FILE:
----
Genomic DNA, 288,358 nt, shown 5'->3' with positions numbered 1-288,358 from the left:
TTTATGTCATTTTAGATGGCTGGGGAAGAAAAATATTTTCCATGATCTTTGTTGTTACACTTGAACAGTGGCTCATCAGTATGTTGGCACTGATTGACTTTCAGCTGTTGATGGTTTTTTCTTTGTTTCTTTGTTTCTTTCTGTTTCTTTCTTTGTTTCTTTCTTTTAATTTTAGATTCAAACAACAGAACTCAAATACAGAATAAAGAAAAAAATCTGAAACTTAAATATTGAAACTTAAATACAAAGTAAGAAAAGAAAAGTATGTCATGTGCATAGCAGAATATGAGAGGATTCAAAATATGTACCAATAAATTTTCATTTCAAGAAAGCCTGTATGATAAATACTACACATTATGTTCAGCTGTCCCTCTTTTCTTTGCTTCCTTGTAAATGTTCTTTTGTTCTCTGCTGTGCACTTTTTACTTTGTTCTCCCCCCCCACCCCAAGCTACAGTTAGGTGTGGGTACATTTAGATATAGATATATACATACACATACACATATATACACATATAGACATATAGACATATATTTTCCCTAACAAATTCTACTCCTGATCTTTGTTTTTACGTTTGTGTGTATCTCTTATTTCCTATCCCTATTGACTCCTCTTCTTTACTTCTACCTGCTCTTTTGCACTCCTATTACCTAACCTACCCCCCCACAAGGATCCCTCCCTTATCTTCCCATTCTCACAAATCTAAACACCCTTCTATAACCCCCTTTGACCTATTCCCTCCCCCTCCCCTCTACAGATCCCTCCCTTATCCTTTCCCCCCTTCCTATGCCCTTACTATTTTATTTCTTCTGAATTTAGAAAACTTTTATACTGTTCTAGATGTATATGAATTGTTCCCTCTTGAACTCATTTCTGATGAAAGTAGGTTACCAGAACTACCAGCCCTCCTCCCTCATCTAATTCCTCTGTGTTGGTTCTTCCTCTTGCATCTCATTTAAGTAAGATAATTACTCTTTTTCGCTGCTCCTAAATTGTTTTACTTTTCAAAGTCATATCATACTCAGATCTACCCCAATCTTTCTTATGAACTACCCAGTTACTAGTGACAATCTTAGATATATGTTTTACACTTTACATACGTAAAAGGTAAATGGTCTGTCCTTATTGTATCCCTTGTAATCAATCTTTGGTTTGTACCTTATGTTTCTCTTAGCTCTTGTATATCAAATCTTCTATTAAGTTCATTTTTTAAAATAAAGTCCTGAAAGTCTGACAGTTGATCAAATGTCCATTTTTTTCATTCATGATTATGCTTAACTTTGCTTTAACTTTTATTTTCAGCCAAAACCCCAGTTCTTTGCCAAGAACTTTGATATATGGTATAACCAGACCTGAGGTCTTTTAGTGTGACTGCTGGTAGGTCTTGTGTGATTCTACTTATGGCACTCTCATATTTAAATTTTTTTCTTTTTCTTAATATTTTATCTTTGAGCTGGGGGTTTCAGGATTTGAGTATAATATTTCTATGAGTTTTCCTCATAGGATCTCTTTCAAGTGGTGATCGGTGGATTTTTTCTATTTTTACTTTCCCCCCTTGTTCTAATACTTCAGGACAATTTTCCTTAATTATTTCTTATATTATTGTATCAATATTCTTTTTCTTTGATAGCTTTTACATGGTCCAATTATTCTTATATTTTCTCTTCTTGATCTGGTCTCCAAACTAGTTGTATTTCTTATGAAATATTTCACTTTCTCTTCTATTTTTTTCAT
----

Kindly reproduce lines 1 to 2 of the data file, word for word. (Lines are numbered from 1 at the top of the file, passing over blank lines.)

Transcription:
Genomic DNA, 288,358 nt, shown 5'->3' with positions numbered 1-288,358 from the left:
TTTATGTCATTTTAGATGGCTGGGGAAGAAAAATATTTTCCATGATCTTTGTTGTTACACTTGAACAGTGGCTCATCAGTATGTTGGCACTGATTGACTTTCAGCTGTTGATGGTTTTTTCTTTGTTTCTTTGTTTCTTTCTGTTTCTTTCTTTGTTTCTTTCTTTTAATTTTAGATTCAAACAACAGAACTCAAATACAGAATAAAGAAAAAAATCTGAAACTTAAATATTGAAACTTAAATACAAAGTAAGAAAAGAAAAGTATGTCATGTGCATAGCAGAATATGAGAGGATTCAAAATATGTACCAATAAATTTTCATTTCAAGAAAGCCTGTATGATAAATACTACACATTATGTTCAGCTGTCCCTCTTTTCTTTGCTTCCTTGTAAATGTTCTTTTGTTCTCTGCTGTGCACTTTTTACTTTGTTCTCCCCCCCCACCCCAAGCTACAGTTAGGTGTGGGTACATTTAGATATAGATATATACATACACATACACATATATACACATATAGACATATAGACATATATTTTCCCTAACAAATTCTACTCCTGATCTTTGTTTTTACGTTTGTGTGTATCTCTTATTTCCTATCCCTATTGACTCCTCTTCTTTACTTCTACCTGCTCTTTTGCACTCCTATTACCTAACCTACCCCCCCACAAGGATCCCTCCCTTATCTTCCCATTCTCACAAATCTAAACACCCTTCTATAACCCCCTTTGACCTATTCCCTCCCCCTCCCCTCTACAGATCCCTCCCTTATCCTTTCCCCCCTTCCTATGCCCTTACTATTTTATTTCTTCTGAATTTAGAAAACTTTTATACTGTTCTAGATGTATATGAATTGTTCCCTCTTGAACTCATTTCTGATGAAAGTAGGTTACCAGAACTACCAGCCCTCCTCCCTCATCTAATTCCTCTGTGTTGGTTCTTCCTCTTGCATCTCATTTAAGTAAGATAATTACTCTTTTTCGCTGCTCCTAAATTGTTTTACTTTTCAAAGTCATATCATACTCAGATCTACCCCAATCTTTCTTATGAACTACCCAGTTACTAGTGACAATCTTAGATATATGTTTTACACTTTACATACGTAAAAGGTAAATGGTCTGTCCTTATTGTATCCCTTGTAATCAATCTTTGGTTTGTACCTTATGTTTCTCTTAGCTCTTGTATATCAAATCTTCTATTAAGTTCATTTTTTAAAATAAAGTCCTGAAAGTCTGACAGTTGATCAAATGTCCATTTTTTTCATTCATGATTATGCTTAACTTTGCTTTAACTTTTATTTTCAGCCAAAACCCCAGTTCTTTGCCAAGAACTTTGATATATGGTATAACCAGACCTGAGGTCTTTTAGTGTGACTGCTGGTAGGTCTTGTGTGATTCTACTTATGGCACTCTCATATTTAAATTTTTTTCTTTTTCTTAATATTTTATCTTTGAGCTGGGGGTTTCAGGATTTGAGTATAATATTTCTATGAGTTTTCCTCATAGGATCTCTTTCAAGTGGTGATCGGTGGATTTTTTCTATTTTTACTTTCCCCCCTTGTTCTAATACTTCAGGACAATTTTCCTTAATTATTTCTTATATTATTGTATCAATATTCTTTTTCTTTGATAGCTTTTACATGGTCCAATTATTCTTATATTTTCTCTTCTTGATCTGGTCTCCAAACTAGTTGTATTTCTTATGAAATATTTCACTTTCTCTTCTATTTTTTTCAT